Software helped YouTube flag 4.5 million videos before anyone ever saw them. But another 1.5 million got through, at least briefly.
Bad news for YouTube: Last quarter, users uploaded millions of objectionable videos to the world’s largest video site.
Good news for YouTube: Last quarter, the site pulled down millions of objectionable videos before any users saw them.
The news YouTube wants you (and investors, and advertisers) to focus on: It is successfully training computers to flag objectionable videos, because that’s the only way it will be able to sort out the bad stuff from the site’s enormous crush of clips.
All of that comes from a brief aside in Google CEO Sundar Pichai’s scripted remarks during parent company Alphabet’s earnings call today. He said YouTube had pulled down more than six million videos in the last quarter of 2017, after first being flagged by its “machine systems,” and that 75 percent of those videos “were removed before receiving a single view.”
(Update: YouTube has published a blog post with more complete numbers. It says it pulled down more than 8 million videos in the quarter — “mostly spam or people attempting to upload adult content,” and that 6.7 million were flagged by computers first. It also says it is getting better at finding videos with “violent extremism”: At the beginning of 2017, 8 percent of the videos with that content were taken down before they got to 10 views. “Now more than half of the videos we remove for violent extremism have fewer than 10 views.”)
Context: YouTube has spent the past year responding to complaints about problematic (or worse) videos on the site. Sometimes it has argued that offensive videos — or, at least, offensive videos running alongside advertising — are a “tiny, tiny” problem; at other times, it says it is taking it so seriously that it will have more than 10,000 people working on the problem this year.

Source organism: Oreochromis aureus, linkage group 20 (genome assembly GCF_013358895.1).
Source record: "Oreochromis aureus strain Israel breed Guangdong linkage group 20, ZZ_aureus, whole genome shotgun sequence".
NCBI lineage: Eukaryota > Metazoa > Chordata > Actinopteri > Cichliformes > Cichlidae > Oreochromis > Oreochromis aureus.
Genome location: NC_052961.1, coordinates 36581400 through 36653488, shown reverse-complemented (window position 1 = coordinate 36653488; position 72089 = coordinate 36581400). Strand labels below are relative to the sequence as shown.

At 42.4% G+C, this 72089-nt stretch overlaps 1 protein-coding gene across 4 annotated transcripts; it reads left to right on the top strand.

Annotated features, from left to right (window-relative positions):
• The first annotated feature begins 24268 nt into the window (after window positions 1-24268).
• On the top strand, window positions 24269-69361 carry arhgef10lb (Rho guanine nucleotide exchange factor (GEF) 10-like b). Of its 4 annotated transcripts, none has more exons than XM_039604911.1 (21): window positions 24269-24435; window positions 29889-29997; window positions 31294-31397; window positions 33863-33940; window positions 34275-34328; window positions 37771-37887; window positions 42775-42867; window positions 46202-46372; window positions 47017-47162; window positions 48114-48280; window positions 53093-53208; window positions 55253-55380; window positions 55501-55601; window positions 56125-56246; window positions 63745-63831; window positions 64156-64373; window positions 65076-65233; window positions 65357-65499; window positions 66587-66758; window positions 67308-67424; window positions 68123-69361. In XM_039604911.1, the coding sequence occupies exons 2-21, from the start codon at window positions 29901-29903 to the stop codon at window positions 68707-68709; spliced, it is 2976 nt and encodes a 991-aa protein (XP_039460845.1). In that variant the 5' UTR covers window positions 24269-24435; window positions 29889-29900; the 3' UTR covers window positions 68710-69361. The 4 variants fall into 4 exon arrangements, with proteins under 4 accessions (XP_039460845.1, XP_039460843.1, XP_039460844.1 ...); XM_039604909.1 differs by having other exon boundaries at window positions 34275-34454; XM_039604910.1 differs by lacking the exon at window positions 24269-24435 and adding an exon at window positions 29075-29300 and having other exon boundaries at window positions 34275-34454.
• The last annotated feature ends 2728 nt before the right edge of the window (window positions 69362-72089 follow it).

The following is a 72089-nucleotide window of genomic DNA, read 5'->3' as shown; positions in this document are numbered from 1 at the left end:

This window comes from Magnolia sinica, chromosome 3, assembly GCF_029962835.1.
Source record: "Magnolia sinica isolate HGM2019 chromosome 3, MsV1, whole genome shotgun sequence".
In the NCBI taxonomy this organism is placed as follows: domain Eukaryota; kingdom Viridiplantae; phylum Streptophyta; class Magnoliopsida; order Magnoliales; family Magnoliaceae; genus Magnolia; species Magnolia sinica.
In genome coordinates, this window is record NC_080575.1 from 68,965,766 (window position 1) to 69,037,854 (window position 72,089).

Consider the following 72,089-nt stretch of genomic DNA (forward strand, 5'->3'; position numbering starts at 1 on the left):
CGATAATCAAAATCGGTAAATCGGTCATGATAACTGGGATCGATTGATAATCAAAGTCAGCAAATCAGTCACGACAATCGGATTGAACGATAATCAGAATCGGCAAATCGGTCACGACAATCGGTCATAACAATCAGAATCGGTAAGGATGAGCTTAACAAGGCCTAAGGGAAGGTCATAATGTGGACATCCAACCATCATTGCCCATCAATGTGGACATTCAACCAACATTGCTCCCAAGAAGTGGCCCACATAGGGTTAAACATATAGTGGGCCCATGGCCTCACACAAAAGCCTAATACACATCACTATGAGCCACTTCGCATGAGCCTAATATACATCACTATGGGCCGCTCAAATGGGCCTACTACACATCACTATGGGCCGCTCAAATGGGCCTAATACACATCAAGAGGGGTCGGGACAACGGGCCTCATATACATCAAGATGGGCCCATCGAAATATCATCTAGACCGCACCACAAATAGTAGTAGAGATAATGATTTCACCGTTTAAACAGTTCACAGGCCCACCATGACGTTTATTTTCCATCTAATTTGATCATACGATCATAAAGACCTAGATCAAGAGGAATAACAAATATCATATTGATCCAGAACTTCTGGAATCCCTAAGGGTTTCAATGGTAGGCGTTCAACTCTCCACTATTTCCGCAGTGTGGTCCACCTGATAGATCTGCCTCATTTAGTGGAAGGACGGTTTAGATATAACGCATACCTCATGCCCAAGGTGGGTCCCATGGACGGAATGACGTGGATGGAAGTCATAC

But like Facebook, Google and YouTube execs believe that the company’s scale means that it will ultimately need to rely on computers and artificial intelligence to solve its content problem. Hence Pichai’s earnings call commentary, which is (obviously) meant to be encouraging.
The glass-half-empty argument would go something like this: YouTube’s massive scale, combined with its platform philosophy — let users upload whatever they want, then review it when necessary — means that it will never be able to get a complete handle on problematic clips.
Another way of putting it: YouTube says it intercepted some 4.5 million bad videos before anyone saw them. But some of its billion-plus users saw another 1.5 million clips — in just three months — that ultimately needed to be pulled off the site. And even if most of those clips only generated a few views, any one of them has the potential to upset a user, or an advertiser — or a government official who thinks the site needs more oversight.
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